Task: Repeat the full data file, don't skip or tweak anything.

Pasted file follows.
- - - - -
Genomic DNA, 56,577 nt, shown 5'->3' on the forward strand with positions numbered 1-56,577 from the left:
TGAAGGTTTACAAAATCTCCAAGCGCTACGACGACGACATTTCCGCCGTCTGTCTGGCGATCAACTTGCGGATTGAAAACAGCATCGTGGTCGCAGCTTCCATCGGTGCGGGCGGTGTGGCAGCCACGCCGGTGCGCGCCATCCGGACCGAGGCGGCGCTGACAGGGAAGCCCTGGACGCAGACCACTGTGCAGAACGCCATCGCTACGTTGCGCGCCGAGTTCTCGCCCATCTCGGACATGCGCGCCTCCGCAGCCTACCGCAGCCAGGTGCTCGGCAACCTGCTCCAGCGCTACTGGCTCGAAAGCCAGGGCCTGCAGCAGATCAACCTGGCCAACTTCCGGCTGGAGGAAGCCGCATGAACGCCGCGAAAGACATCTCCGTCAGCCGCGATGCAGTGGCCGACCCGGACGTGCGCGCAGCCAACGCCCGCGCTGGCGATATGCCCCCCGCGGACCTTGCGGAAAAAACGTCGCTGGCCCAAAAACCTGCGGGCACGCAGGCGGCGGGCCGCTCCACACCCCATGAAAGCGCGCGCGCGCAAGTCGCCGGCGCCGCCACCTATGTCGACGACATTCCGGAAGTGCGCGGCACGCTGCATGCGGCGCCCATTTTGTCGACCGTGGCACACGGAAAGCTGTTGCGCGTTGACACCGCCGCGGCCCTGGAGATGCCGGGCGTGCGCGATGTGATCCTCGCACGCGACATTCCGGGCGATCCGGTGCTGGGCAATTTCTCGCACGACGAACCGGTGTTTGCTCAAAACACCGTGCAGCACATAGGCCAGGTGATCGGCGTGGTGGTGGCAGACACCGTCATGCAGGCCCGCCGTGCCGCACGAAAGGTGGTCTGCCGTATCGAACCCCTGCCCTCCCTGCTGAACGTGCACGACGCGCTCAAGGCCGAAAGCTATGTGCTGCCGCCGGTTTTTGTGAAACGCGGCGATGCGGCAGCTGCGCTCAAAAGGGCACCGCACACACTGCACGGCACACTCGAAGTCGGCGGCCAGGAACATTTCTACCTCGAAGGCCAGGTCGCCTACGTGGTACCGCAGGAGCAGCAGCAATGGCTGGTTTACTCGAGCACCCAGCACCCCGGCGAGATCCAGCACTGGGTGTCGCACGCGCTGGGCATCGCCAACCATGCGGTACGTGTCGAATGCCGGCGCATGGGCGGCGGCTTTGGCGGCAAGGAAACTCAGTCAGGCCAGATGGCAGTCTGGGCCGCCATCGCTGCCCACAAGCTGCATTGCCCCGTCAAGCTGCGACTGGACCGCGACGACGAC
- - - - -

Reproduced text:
Genomic DNA, 56,577 nt, shown 5'->3' on the forward strand with positions numbered 1-56,577 from the left:
TGAAGGTTTACAAAATCTCCAAGCGCTACGACGACGACATTTCCGCCGTCTGTCTGGCGATCAACTTGCGGATTGAAAACAGCATCGTGGTCGCAGCTTCCATCGGTGCGGGCGGTGTGGCAGCCACGCCGGTGCGCGCCATCCGGACCGAGGCGGCGCTGACAGGGAAGCCCTGGACGCAGACCACTGTGCAGAACGCCATCGCTACGTTGCGCGCCGAGTTCTCGCCCATCTCGGACATGCGCGCCTCCGCAGCCTACCGCAGCCAGGTGCTCGGCAACCTGCTCCAGCGCTACTGGCTCGAAAGCCAGGGCCTGCAGCAGATCAACCTGGCCAACTTCCGGCTGGAGGAAGCCGCATGAACGCCGCGAAAGACATCTCCGTCAGCCGCGATGCAGTGGCCGACCCGGACGTGCGCGCAGCCAACGCCCGCGCTGGCGATATGCCCCCCGCGGACCTTGCGGAAAAAACGTCGCTGGCCCAAAAACCTGCGGGCACGCAGGCGGCGGGCCGCTCCACACCCCATGAAAGCGCGCGCGCGCAAGTCGCCGGCGCCGCCACCTATGTCGACGACATTCCGGAAGTGCGCGGCACGCTGCATGCGGCGCCCATTTTGTCGACCGTGGCACACGGAAAGCTGTTGCGCGTTGACACCGCCGCGGCCCTGGAGATGCCGGGCGTGCGCGATGTGATCCTCGCACGCGACATTCCGGGCGATCCGGTGCTGGGCAATTTCTCGCACGACGAACCGGTGTTTGCTCAAAACACCGTGCAGCACATAGGCCAGGTGATCGGCGTGGTGGTGGCAGACACCGTCATGCAGGCCCGCCGTGCCGCACGAAAGGTGGTCTGCCGTATCGAACCCCTGCCCTCCCTGCTGAACGTGCACGACGCGCTCAAGGCCGAAAGCTATGTGCTGCCGCCGGTTTTTGTGAAACGCGGCGATGCGGCAGCTGCGCTCAAAAGGGCACCGCACACACTGCACGGCACACTCGAAGTCGGCGGCCAGGAACATTTCTACCTCGAAGGCCAGGTCGCCTACGTGGTACCGCAGGAGCAGCAGCAATGGCTGGTTTACTCGAGCACCCAGCACCCCGGCGAGATCCAGCACTGGGTGTCGCACGCGCTGGGCATCGCCAACCATGCGGTACGTGTCGAATGCCGGCGCATGGGCGGCGGCTTTGGCGGCAAGGAAACTCAGTCAGGCCAGATGGCAGTCTGGGCCGCCATCGCTGCCCACAAGCTGCATTGCCCCGTCAAGCTGCGACTGGACCGCGACGACGAC